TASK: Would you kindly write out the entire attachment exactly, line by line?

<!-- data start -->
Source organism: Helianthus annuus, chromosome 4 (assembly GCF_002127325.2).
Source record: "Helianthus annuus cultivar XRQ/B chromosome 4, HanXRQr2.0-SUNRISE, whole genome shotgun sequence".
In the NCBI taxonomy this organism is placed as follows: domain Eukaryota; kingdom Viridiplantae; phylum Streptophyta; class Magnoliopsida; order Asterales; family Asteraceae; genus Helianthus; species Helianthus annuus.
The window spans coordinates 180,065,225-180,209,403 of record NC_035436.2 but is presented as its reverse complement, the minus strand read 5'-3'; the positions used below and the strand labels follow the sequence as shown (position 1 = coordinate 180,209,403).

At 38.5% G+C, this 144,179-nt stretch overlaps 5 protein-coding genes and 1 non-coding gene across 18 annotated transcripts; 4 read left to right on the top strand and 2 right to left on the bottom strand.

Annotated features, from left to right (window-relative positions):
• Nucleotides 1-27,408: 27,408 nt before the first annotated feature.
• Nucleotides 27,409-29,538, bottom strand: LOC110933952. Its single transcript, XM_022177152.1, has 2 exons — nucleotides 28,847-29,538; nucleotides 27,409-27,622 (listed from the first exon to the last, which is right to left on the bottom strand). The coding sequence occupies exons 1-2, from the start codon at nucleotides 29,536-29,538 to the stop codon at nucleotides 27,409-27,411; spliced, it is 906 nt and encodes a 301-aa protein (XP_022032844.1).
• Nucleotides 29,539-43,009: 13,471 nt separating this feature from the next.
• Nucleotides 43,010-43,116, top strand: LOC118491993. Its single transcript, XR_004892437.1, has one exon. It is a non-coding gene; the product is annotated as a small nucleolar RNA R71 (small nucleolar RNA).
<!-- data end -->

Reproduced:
Source organism: Helianthus annuus, chromosome 4 (assembly GCF_002127325.2).
Source record: "Helianthus annuus cultivar XRQ/B chromosome 4, HanXRQr2.0-SUNRISE, whole genome shotgun sequence".
In the NCBI taxonomy this organism is placed as follows: domain Eukaryota; kingdom Viridiplantae; phylum Streptophyta; class Magnoliopsida; order Asterales; family Asteraceae; genus Helianthus; species Helianthus annuus.
The window spans coordinates 180,065,225-180,209,403 of record NC_035436.2 but is presented as its reverse complement, the minus strand read 5'-3'; the positions used below and the strand labels follow the sequence as shown (position 1 = coordinate 180,209,403).

At 38.5% G+C, this 144,179-nt stretch overlaps 5 protein-coding genes and 1 non-coding gene across 18 annotated transcripts; 4 read left to right on the top strand and 2 right to left on the bottom strand.

Annotated features, from left to right (window-relative positions):
• Nucleotides 1-27,408: 27,408 nt before the first annotated feature.
• Nucleotides 27,409-29,538, bottom strand: LOC110933952. Its single transcript, XM_022177152.1, has 2 exons — nucleotides 28,847-29,538; nucleotides 27,409-27,622 (listed from the first exon to the last, which is right to left on the bottom strand). The coding sequence occupies exons 1-2, from the start codon at nucleotides 29,536-29,538 to the stop codon at nucleotides 27,409-27,411; spliced, it is 906 nt and encodes a 301-aa protein (XP_022032844.1).
• Nucleotides 29,539-43,009: 13,471 nt separating this feature from the next.
• Nucleotides 43,010-43,116, top strand: LOC118491993. Its single transcript, XR_004892437.1, has one exon. It is a non-coding gene; the product is annotated as a small nucleolar RNA R71 (small nucleolar RNA).